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WR Alston impresses in scrimmage

HUNTINGTON - On a day in which coach Doc Holliday declared his Marshall team inconsistent in all phases, there was one constant.

Chris Alston, the first-semester slot receiver, was going to get the ball.

In a scenario nobody would have dreamed entering the spring season, Alston was among the most noticeable players in the Thundering Herd's 130-play scrimmage Saturday, catching 12 passes for 103 yards.

A 5-foot-11, 185-pound native of Lakeland, Fla., Alston certainly didn't expect to do double shifts on the first and second units. Not when he entered the program in January, not when spring drills commenced in March, and maybe not when he woke up Saturday morning.

But he knew his next move after the scrimmage. During all his work, he even overcame a "stinger."

"We didn't have a lot of choice," said MU coach Doc Holliday. "Tommy Shuler, he had a personal matter he had to take care of back in Miami, so he had to leave yesterday. He'll be back tomorrow.

"Jazz King is banged up and [Jermaine] Kelson's banged up, so we didn't have a lot of slots. [Alston] did a lot of good things; he has that knee brace right now, and it will come off in the fall. He was a dynamic player on film in high school; I probably haven't seen that speed out of him yet."

Oh yes, that brace. It's not small, and it's a big reminder why Alston was grayshirted - he tore his anterior cruciate ligament during his senior season at Lakeland (Fla.) High.

He's taking advantage of his overload of reps, though. Saturday, he broke off gains of 25 and 30 yards, both on simple slant patterns.

"He has improved a lot this spring," said receiver Andre Booker. "He improved big-time today. I was actually surprised. He still has a lack of focus on carrying the football, but that's going to come. But he surprised me today; he's doing a good job."

Alston and Booker accounted for a good chunk of the 45 completions from Rakeem Cato and Blake Frohnapfel. Cato was 22-of-31 for 255 yards and one touchdown, a 33-yarder to Aaron Dobson in the two-minute drill.

"They were playing man-to-man; they kind of rolled off," Cato said. "They were in zone at first, [but] they rolled off to a 'man.' They left [Dobson in single coverage], and I was surprised, and we took a shot and we connected."

Frohnapfel, still limited in his throwing range after shoulder surgery, was 23-of-31 for 156 yards. The passing game accounted for 411 of the 510 total yards gained in 111 scrimmage plays.

With three backs injured and Essray Taliaferro going out after his first and only carry, Martin Ward and walk-on Kevin Rodriguez carried the rushing load. Rodriguez, generally working on the second string, gained 85 yards on 23 carries with a 1-yard touchdown. Ward scored on two short runs.

Rodriguez had the day's longest play, a 44-yard burst up the middle.

"I like the Rodriguez guy. He's from New Jersey, a walk-on kid that I like," Holliday said. "He's a tough guy that goes in there and plays hard. We're just kind of doing this by committee, for now."

The 99 yards rushing includes deducted yardage from four sacks. Devin Arrington, Jermaine Holmes, Deon Meadows and Malcolm Strong all tagged a passer once.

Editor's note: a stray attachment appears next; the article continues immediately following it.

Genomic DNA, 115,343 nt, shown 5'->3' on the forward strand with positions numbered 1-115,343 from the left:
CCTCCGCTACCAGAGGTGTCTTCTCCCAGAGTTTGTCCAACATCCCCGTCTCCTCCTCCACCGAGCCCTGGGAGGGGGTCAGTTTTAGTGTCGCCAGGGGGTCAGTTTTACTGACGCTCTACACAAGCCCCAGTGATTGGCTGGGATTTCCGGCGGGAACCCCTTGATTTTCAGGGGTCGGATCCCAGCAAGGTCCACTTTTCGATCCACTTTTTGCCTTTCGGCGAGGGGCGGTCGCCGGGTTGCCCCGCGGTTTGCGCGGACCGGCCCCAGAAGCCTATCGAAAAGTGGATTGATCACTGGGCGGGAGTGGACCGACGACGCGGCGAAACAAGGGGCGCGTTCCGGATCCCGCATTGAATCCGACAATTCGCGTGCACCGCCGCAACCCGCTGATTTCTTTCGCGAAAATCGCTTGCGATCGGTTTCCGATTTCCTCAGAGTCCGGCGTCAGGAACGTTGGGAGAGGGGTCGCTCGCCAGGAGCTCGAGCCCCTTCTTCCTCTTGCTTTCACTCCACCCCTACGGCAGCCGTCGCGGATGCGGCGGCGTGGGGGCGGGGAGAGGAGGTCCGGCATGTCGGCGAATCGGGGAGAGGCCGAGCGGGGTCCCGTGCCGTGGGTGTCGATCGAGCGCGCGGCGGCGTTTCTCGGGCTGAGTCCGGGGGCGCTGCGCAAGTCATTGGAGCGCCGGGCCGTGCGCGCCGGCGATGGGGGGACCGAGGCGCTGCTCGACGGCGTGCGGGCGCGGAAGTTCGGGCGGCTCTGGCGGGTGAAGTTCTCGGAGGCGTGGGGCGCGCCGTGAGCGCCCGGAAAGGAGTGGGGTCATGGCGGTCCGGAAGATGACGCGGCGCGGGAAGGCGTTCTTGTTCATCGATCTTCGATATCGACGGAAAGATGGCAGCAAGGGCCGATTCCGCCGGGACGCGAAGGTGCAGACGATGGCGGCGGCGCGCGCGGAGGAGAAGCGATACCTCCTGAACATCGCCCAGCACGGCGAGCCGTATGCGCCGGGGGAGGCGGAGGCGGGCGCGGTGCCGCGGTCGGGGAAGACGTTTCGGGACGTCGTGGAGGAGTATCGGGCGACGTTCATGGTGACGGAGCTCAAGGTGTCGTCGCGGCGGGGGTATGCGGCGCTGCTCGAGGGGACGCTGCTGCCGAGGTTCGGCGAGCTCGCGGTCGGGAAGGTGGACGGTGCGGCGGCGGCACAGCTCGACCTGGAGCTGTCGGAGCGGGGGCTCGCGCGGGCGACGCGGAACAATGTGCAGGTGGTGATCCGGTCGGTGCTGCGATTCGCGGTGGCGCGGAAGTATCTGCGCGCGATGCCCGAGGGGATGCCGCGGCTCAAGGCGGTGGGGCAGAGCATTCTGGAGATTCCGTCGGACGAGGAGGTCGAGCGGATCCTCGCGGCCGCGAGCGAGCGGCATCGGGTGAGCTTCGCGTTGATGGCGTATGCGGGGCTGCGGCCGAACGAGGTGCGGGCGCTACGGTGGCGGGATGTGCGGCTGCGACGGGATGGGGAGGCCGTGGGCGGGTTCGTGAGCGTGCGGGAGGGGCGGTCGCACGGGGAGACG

Armonze Daniel, the linebacker fighting to stay on the second unit, had the big numbers. He recorded 13 tackles, two for loss, and had the day's only interception. Meadows forced the other turnover, recovering an Alston fumble.

Holliday would have wanted the defense to force a few more turnovers, though that would have had him jumping on his offense for committing them. Such is the dilemma of a head coach.

He had much to praise and criticize on both sides.

"I think they took turns a little bit today," Holliday said. "Defensively, at times we did some good things, and offensively, too. But you know what? It's never as good or as bad as you think until you see the tape. So we'll take a peek at the tape and see what we've got, and try to get better from there."

BRIEFLY: There were three special-teams periods, covering punts, field goals and kickoffs. On field goals, Justin Haig and Trent Martin were both 2-for-3 from the 40-yard area. ... The Herd defense scored a safety when the offense was going from its 1-yard line, as Ward was stopped short of the goal line. ...

Safety D.J. Hunter (broken finger) returned and played with his hand in a "club" bandage. Many players who were sporting blue "no contact" jerseys, such as cornerbacks Monterius Lovett and Keith Baxter, participated in full contact anyway. Lovett was the victim of Dobson's touchdown, trying to cover the Dunbar native one-on-one. ...

Defensive tackle James Rouse left with an injury. Others sitting out included running back Remi Watson, who still couldn't raise his left arm very far. Tight end C.J. Crawford remained on crutches. ...

Safety Donald Brown's comeback is over. The team's fourth-leading tackler, who was dismissed in 2011 after a domestic assault charge, was attempting a comeback and participated in spring drills until Saturday.

"Safety Donald Brown did not meet the expectations and standards of Marshall Football. Therefore, he will not return to the program," Holliday said in a statement.


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